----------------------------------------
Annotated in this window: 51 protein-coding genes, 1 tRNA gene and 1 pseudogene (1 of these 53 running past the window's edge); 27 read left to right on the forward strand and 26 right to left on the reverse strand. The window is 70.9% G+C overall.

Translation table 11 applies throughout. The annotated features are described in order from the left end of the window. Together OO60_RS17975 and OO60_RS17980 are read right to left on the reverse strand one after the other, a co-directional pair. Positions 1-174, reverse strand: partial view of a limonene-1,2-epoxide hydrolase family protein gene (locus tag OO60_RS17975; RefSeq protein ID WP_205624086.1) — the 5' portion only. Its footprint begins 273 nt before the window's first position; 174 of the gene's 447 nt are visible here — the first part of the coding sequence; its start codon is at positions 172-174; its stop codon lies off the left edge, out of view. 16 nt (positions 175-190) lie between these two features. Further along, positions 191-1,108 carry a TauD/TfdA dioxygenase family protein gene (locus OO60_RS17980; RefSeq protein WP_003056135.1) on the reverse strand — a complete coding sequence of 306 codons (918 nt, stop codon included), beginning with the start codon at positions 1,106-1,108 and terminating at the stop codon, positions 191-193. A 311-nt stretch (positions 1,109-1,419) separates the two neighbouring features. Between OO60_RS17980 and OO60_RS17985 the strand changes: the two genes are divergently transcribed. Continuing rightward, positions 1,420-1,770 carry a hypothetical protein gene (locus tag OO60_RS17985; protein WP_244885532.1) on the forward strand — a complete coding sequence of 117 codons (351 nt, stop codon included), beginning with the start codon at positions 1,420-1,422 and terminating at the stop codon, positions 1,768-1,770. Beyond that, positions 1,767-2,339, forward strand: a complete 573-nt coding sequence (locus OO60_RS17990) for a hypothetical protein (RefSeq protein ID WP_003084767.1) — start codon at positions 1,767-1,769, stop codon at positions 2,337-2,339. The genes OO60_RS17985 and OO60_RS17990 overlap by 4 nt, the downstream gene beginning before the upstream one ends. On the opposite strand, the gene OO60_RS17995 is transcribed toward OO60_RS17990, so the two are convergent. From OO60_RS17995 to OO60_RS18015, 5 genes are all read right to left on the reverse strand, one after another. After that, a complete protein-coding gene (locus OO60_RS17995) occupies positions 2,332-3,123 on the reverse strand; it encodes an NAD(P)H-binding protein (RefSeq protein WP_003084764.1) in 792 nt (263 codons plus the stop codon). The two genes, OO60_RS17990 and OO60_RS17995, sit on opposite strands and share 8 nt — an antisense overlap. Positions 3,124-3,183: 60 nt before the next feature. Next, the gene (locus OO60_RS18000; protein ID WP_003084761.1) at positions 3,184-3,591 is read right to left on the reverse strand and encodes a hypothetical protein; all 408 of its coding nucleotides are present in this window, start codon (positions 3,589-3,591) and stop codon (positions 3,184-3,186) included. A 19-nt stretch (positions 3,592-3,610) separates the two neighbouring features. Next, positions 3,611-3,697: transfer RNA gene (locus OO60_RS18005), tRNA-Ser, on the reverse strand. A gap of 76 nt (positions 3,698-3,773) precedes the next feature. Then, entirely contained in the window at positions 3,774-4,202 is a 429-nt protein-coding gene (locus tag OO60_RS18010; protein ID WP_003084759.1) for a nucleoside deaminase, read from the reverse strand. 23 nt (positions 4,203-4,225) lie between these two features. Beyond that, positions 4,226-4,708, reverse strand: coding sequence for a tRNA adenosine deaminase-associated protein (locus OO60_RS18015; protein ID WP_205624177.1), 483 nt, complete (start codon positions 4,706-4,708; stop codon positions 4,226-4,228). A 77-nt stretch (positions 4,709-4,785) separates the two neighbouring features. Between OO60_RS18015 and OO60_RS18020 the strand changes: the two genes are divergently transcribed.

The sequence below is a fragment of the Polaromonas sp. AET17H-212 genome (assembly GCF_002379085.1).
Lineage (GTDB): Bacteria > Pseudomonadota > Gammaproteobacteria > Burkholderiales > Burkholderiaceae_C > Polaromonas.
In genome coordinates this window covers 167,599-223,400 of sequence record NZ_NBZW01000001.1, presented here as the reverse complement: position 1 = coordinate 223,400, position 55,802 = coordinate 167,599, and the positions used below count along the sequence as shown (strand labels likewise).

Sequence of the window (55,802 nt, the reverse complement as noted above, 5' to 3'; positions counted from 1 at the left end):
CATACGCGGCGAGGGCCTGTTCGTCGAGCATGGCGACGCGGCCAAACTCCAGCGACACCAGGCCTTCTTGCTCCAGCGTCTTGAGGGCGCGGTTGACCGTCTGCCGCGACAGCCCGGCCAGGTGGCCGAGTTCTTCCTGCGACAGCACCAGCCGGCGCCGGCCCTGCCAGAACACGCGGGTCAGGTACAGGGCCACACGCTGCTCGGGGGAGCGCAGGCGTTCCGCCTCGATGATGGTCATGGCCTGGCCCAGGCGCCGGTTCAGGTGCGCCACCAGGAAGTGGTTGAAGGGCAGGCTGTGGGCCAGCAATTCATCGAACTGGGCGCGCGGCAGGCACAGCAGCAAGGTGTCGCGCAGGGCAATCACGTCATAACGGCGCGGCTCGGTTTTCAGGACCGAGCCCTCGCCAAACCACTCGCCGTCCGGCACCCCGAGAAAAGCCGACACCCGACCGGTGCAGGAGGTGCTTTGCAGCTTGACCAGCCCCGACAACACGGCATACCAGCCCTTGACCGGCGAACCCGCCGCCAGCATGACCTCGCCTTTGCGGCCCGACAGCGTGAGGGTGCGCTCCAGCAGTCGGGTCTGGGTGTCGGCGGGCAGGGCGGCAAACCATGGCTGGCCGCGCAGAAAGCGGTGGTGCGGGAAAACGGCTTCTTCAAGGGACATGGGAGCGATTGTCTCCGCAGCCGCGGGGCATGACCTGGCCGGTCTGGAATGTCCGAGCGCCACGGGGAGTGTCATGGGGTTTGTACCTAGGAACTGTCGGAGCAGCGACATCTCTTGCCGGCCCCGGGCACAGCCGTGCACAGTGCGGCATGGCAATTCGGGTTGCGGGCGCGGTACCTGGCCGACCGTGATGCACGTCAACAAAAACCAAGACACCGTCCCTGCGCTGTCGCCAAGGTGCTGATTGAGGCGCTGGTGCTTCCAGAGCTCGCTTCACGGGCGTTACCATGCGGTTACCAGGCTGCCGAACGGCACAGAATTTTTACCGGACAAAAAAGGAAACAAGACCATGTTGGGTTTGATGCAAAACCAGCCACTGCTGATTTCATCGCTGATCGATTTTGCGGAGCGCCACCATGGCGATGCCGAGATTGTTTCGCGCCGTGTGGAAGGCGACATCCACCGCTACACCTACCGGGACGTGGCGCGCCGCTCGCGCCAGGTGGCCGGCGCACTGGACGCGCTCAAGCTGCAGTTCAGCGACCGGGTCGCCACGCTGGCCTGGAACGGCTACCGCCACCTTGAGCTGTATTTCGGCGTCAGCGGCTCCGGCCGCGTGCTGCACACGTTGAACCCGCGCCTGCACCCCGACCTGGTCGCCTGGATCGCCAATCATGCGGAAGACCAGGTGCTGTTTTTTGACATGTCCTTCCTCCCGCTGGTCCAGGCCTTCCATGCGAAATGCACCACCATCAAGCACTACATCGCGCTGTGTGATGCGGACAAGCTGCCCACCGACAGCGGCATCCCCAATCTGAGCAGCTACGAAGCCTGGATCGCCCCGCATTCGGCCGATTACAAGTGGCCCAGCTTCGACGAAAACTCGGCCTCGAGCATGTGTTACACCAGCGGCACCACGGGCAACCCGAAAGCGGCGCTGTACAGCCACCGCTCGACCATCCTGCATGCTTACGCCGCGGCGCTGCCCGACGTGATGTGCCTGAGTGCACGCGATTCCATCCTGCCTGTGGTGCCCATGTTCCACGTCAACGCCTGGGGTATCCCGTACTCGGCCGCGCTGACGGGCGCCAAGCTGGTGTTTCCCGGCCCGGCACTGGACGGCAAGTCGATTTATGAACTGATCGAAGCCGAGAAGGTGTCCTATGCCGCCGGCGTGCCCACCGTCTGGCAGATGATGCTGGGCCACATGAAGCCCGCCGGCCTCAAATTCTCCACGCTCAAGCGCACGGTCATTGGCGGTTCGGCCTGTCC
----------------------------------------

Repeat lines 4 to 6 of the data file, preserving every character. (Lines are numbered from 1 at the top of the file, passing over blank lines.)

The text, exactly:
Lineage (GTDB): Bacteria > Pseudomonadota > Gammaproteobacteria > Burkholderiales > Burkholderiaceae_C > Polaromonas.
In genome coordinates this window covers 167,599-223,400 of sequence record NZ_NBZW01000001.1, presented here as the reverse complement: position 1 = coordinate 223,400, position 55,802 = coordinate 167,599, and the positions used below count along the sequence as shown (strand labels likewise).

Sequence of the window (55,802 nt, the reverse complement as noted above, 5' to 3'; positions counted from 1 at the left end):